# 06-1350/Class Notes for Tuesday November 7

## The Fundamental Theorem of Finite Type Invariants

Almost Theorem. There exists a universal TG-morphism $Z=(Z_\Gamma):KTG\to{\mathcal A}$ from the TG-algebra of knotted trivalent graphs to the TG-algebra of Jacobi diagrams. Furthermore, any two such TG-morphisms are twist equivalent.

Theorem. (Essentially due to Murakami and Ohtsuki, [MO]; see also Dancso [Da]) There exists an R-normal TG-morphism $Z=(Z_\Gamma):KTG\to{\mathcal A}^\nu$ from the TG-algebra of knotted trivalent graphs to the $\nu$-twisted TG-algebra of Jacobi diagrams. Furthermore, any two such TG-morphisms are twist equivalent.

The above theorem is simply the accurate formulation of the almost theorem above it. The "almost theorem" is just what you would have expected, with an additional uniqueness statement. The "theorem" just adds to it a few normalizations that actually make it right. The determination of these normalizations is quite a feat; even defining them takes a page or two. I'm not entirely sure why the Gods of mathematics couldn't have just allowed the "almost theorem" to be true and make our lives a bit simpler.

Enough whining; we just need to define "R-normal" and ${\mathcal A}^\nu$.

Definition. $Z$ is called R-normal if Failed to parse (unknown function\MobiusSymbol): Z(\bigcirc)^{-1}Z(\MobiusSymbol)=\exp(\isolatedchord/4)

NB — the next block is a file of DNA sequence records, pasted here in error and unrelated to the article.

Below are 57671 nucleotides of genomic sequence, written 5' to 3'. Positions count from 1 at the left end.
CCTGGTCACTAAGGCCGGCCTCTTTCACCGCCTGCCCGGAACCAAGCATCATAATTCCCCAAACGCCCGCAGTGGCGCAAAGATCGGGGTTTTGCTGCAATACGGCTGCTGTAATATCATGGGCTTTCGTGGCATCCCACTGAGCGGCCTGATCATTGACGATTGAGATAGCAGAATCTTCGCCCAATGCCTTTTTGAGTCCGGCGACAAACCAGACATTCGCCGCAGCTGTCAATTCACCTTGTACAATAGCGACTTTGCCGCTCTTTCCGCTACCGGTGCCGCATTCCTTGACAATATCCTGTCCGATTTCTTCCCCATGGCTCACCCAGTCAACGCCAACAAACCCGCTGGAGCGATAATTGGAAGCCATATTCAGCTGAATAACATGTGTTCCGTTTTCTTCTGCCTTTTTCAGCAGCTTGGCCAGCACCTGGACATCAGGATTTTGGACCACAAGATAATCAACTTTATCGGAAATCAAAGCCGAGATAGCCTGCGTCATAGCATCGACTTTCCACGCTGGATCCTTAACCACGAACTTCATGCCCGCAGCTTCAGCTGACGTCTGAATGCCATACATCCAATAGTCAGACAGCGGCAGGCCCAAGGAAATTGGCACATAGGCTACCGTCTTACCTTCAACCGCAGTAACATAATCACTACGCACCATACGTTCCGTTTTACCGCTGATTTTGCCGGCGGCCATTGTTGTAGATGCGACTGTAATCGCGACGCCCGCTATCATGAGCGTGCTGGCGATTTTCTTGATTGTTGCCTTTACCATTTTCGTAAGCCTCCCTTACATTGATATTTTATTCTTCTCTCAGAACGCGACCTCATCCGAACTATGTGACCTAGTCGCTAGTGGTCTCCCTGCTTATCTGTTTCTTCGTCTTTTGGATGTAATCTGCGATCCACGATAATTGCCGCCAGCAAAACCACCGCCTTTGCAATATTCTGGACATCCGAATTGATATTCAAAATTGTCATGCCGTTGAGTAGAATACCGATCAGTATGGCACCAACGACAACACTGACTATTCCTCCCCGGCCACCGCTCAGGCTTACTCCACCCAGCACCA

in ${\mathcal A}(\bigcirc)$, where Failed to parse (unknown function\MobiusSymbol): (\MobiusSymbol)
denotes the positively-twisted Möbius band and where Failed to parse (unknown function\isolatedchord): (\isolatedchord)
denotes the unique degree 1 chord diagram in ${\mathcal A}(\bigcirc)$.


Definition. ${\mathcal A}^\nu$ is almost the same as ${\mathcal A}$. It has the same spaces (i.e., for any $\Gamma$, ${\mathcal A}^\nu(\Gamma)={\mathcal A}(\Gamma)$), but the unzip operations on ${\mathcal A}^\nu$ get "renormalized":

The edge-unzip operations.
Let $\nu$ denote the specific element of ${\mathcal A}(\uparrow)$ defined in the following subsection. If $u_e$ denotes the unzip operation of an edge $e$ for the TG-algebra ${\mathcal A}$ and $u^\nu_e$ is the corresponding operation in ${\mathcal A}^\nu$, the two operations are related by $u^\nu_e=\nu^{-1/2}_{e'}\nu^{-1/2}_{e''}u_e\nu^{1/2}_e$. Here " $\nu^{1/2}_e$" means "inject a copy of $\nu^{1/2}$ on the edge $e$ of $\Gamma$, and likewise, " $\nu^{-1/2}_{e'}\nu^{-1/2}_{e''}$" means "inject copies of $\nu^{-1/2}$ on the edges $e'$ and $e''$ of $u_e\Gamma$ that are created by the unzip of $e$".

### The Mysterious $\nu$

It remains to define $\nu\in{\mathcal A}(\uparrow)$. Well, it is the element often called "the invariant of the unknot", for indeed, by a long chain of reasoning, it is the invariant of the unknot. It is also given by the following explicit formula of [BGRT] and [BLT]: $\nu=\chi\left(\exp_\cup\left(\sum_{n=1}^\infty b_{2n}\omega_{2n}\right)\right).$

In the above formula \chi denotes the PBW "symmetrization" map, $\exp_\cup$ means "exponentiation in the disjoint union sense", $\omega_{2n}$ is the "wheel with $2n$ legs" (so Failed to parse (unknown function\twowheel): \omega_2=\twowheel,

Failed to parse (unknown function\fourwheel): \omega_4=\fourwheel,
etc.) and the $b_{2n}$'s are the "modified Bernoulli numbers" defined by the power series expansion $\sum_{n=0}^\infty b_{2n}x^{2n} = \frac12\log\frac{\sinh x/2}{x/2}$

(so $b_2=1/48$, $b_4=-1/5760$, $b_6=1/362880$, etc.).

### Some values of the invariant

While these are not necessary for the statement of the theorem, it is worthwhile to note that the invariants of the unknot, the unknotted $\theta$-graph and the unknotted dumbbell are as follows: